There is no marketplace for individuals. There are only other individuals. SMV is especially stupid because most women can’t attract “men in general” and those that can attract large amounts of public favorable attention are not available to “men in general” in the first place. MMV is a little less stupid, but only if you have an actual ethnic and/or religious community serving as your pool of options. If you don’t have that, you’re not in anything resembling an economist’s marketplace. In a tight-knit community, there can be a market of sorts for marriage, but even then, you don’t have “marriage-minded men in general” if you’re the average woman. You have a handful of prospects that can be sorted through relatively quickly without frittering up all your baby-having time.
In the world where super nerdy people misuse economic terms, though, it’s really about one-to-one. You just need one guy or one girl and once you realize that, things get a whole lot easier even in this atomized, deracinated world where people yap about marketplaces and street values or whatever. One of the ways you know the whole SMV/MMV thing is stupid is that people using it can’t even be coherent in their examples. A typical example is underwear models or some other looks-trading category of woman having a “high SMV but low MMV”. If you are desirable enough in charisma and presentation and raw natural good looks to trade on them for a modeling contract, your MMV is whatever the bleep you want it to be. That’s just reality. Reality doesn’t have a red-pill bias. Conversely, women don’t have a “high MMV but a low SMV”, as far as that one goes either.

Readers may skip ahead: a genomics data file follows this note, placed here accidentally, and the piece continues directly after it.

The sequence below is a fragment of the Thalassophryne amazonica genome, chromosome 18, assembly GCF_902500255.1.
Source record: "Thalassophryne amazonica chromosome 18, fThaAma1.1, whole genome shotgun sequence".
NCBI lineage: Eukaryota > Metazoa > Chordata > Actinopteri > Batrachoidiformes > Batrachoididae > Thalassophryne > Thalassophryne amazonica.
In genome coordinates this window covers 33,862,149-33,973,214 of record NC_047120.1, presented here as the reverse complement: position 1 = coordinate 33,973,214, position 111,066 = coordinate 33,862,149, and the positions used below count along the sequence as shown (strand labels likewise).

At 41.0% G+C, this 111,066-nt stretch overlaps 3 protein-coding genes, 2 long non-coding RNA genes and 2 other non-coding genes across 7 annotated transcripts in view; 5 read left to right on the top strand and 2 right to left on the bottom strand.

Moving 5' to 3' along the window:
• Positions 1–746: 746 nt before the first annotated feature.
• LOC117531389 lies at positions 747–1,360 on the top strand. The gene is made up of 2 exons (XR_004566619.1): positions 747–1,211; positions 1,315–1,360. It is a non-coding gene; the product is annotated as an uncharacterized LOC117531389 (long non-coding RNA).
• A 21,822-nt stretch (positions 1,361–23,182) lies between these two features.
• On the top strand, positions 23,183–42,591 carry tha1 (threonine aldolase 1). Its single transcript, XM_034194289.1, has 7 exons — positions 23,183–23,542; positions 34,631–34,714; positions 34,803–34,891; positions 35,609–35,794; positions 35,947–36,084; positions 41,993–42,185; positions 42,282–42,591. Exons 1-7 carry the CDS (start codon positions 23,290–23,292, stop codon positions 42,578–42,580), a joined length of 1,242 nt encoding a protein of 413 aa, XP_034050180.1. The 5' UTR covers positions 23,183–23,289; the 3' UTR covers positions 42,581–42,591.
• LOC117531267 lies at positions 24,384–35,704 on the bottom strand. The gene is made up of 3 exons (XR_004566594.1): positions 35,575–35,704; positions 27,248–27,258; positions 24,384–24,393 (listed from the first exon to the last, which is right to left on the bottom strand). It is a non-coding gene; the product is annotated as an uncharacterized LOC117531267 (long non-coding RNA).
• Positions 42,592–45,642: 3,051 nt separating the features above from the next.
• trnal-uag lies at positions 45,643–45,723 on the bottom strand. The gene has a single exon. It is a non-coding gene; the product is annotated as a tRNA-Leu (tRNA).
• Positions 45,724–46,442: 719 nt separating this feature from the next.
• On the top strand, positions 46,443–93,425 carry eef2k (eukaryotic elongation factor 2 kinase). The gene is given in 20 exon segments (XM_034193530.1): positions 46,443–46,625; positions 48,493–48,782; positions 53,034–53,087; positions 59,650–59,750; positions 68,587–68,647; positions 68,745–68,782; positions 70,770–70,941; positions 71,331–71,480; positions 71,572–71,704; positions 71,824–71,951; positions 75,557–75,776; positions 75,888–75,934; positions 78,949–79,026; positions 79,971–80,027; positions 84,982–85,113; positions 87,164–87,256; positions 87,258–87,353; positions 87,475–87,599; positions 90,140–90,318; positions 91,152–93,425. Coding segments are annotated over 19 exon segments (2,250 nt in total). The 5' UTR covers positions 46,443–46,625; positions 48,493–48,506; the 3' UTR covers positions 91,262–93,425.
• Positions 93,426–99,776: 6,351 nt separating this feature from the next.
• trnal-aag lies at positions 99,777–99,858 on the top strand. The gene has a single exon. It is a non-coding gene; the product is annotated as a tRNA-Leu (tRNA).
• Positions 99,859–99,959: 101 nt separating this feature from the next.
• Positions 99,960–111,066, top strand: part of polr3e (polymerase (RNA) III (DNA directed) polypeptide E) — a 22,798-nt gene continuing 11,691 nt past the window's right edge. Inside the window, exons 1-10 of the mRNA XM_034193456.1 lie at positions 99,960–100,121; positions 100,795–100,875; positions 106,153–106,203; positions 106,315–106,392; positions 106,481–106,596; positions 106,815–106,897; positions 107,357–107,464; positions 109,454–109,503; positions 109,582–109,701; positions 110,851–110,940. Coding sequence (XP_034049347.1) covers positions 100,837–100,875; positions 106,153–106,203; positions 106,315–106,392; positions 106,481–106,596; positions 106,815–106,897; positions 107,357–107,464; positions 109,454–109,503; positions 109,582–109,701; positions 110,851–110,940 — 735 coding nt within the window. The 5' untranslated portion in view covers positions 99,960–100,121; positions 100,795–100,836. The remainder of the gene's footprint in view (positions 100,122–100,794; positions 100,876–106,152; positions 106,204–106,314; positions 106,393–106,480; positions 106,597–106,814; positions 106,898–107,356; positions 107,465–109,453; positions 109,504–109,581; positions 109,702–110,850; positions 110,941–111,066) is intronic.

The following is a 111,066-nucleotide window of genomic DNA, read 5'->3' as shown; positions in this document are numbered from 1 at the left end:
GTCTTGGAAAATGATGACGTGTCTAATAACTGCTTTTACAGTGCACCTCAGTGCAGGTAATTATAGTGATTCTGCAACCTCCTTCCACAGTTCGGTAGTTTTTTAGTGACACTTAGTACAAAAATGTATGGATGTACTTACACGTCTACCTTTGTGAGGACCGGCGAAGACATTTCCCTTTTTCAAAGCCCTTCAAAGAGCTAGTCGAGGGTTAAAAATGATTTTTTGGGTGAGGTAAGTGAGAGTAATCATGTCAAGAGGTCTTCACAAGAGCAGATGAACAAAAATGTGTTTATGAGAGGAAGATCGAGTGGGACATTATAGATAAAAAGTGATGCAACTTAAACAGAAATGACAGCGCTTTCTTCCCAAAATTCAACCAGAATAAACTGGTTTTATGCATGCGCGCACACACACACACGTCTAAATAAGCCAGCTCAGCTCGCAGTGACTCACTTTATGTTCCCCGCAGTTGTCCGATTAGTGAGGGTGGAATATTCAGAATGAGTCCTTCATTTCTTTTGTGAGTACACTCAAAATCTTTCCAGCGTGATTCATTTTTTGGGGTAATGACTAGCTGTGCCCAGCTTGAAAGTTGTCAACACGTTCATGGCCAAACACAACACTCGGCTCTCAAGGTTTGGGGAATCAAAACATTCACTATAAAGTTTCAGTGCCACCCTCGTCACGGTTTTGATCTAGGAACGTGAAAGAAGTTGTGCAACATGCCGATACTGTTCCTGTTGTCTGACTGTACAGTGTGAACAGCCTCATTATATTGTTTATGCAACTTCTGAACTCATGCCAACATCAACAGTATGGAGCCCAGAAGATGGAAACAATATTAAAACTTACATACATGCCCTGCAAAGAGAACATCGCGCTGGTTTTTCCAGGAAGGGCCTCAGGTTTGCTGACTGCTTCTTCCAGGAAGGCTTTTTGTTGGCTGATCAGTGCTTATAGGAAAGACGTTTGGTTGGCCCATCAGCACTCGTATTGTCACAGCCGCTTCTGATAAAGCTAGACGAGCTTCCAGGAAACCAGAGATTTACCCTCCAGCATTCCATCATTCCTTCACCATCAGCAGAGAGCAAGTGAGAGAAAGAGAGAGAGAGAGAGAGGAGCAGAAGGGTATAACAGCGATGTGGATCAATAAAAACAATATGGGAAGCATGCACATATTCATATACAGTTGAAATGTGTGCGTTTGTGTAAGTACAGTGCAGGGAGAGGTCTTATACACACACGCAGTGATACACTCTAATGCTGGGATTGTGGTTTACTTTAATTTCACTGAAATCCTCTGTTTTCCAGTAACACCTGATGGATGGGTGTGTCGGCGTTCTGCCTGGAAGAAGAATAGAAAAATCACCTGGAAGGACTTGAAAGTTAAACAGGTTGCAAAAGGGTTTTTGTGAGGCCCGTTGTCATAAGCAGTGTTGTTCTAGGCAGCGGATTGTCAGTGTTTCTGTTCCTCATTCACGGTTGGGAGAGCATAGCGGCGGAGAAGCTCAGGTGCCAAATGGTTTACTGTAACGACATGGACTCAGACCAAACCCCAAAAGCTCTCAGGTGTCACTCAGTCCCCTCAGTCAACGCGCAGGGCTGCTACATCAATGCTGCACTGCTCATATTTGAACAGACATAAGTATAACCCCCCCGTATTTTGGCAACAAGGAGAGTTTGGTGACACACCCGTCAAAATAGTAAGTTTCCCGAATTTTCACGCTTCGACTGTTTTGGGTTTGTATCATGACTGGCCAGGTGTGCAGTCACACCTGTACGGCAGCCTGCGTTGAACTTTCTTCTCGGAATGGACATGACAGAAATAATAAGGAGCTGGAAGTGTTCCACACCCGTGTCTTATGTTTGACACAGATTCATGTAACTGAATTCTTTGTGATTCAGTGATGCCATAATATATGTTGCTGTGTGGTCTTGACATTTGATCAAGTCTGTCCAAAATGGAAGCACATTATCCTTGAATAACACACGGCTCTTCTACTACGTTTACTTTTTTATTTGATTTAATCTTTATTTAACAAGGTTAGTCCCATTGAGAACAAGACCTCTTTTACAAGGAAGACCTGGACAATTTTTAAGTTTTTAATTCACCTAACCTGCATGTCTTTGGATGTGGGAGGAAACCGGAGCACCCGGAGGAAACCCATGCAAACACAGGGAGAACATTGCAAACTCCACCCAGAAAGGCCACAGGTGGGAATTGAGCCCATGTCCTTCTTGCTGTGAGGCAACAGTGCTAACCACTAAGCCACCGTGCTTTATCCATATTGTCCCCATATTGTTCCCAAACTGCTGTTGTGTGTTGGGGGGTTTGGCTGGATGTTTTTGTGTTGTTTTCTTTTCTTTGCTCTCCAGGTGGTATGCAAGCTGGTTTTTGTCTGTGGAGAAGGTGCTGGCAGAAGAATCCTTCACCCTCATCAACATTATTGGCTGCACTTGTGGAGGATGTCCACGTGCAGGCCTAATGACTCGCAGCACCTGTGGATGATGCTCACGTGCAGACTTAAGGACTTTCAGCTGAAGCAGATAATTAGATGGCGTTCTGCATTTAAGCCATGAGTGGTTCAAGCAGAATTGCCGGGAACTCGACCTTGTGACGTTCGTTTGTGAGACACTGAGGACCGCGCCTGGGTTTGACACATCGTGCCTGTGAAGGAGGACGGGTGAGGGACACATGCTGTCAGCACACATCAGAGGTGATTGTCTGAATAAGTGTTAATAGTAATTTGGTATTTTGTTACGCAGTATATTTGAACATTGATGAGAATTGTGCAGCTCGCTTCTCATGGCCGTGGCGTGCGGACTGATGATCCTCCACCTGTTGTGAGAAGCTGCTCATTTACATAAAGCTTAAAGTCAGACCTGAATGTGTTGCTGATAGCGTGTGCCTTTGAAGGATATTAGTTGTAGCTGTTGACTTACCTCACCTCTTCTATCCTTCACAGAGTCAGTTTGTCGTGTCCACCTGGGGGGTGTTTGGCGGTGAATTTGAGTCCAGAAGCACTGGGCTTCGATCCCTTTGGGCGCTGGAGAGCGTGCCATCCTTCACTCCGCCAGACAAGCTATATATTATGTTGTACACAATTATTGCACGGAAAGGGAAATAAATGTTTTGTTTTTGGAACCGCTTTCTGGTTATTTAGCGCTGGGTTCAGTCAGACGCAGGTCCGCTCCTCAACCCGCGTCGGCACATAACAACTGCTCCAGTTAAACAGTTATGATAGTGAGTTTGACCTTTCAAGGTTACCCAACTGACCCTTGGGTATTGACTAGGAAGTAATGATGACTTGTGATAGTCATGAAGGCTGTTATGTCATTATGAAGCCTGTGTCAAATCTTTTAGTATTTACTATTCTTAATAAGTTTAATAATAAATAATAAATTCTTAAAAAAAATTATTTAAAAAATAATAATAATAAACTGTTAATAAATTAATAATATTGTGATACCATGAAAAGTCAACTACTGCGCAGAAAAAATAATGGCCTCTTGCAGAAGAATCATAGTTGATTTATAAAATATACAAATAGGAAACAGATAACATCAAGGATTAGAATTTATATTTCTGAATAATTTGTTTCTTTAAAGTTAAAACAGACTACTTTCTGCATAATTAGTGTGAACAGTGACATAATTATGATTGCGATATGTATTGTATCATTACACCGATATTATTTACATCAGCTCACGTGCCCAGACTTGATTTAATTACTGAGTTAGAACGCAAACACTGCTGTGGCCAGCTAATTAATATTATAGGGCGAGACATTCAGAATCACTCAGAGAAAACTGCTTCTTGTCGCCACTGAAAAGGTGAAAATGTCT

I need to dig up the anonymous pamphlets Fascinating Womanhood
ripped off was based on. Because they were written by someone who recognized all the way back in the 1920s or so that things were less community-oriented for women and that the idea of a preselected pool for women to pick a husband from was increasingly not available to average women. So it was about how to be the best kind of woman you could be to attract That One Guy. There was a recognition that most women can’t attract men in general, but they can be appealing to a couple now and again. This is not really a marketplace view of female attractiveness. But it was the view of a pamphleteer trying to help young women starting to live alone in the big city keep their virtue until they could get married, however long that might be. Apparently this is not what Fascinating Womanhood is about, which I guess means I should look into it one of these days and find out where the divergence lies. From what I understand the pamphlets were plenty popular themselves.
I find the whole market-fixation to come from the same ridiculous place as libertarianism and lust for free markets and all that other right-liberal junk so many conservatives are in love with instead of faith, family and country. It also leads to seriously terrible advice given to women of all ages.
TLDR; LOLOLOL at the idea that SMV and MMV diverge for women or that a woman who can figure out how to command a room’s attention can’t get married (spoiler alert: most do).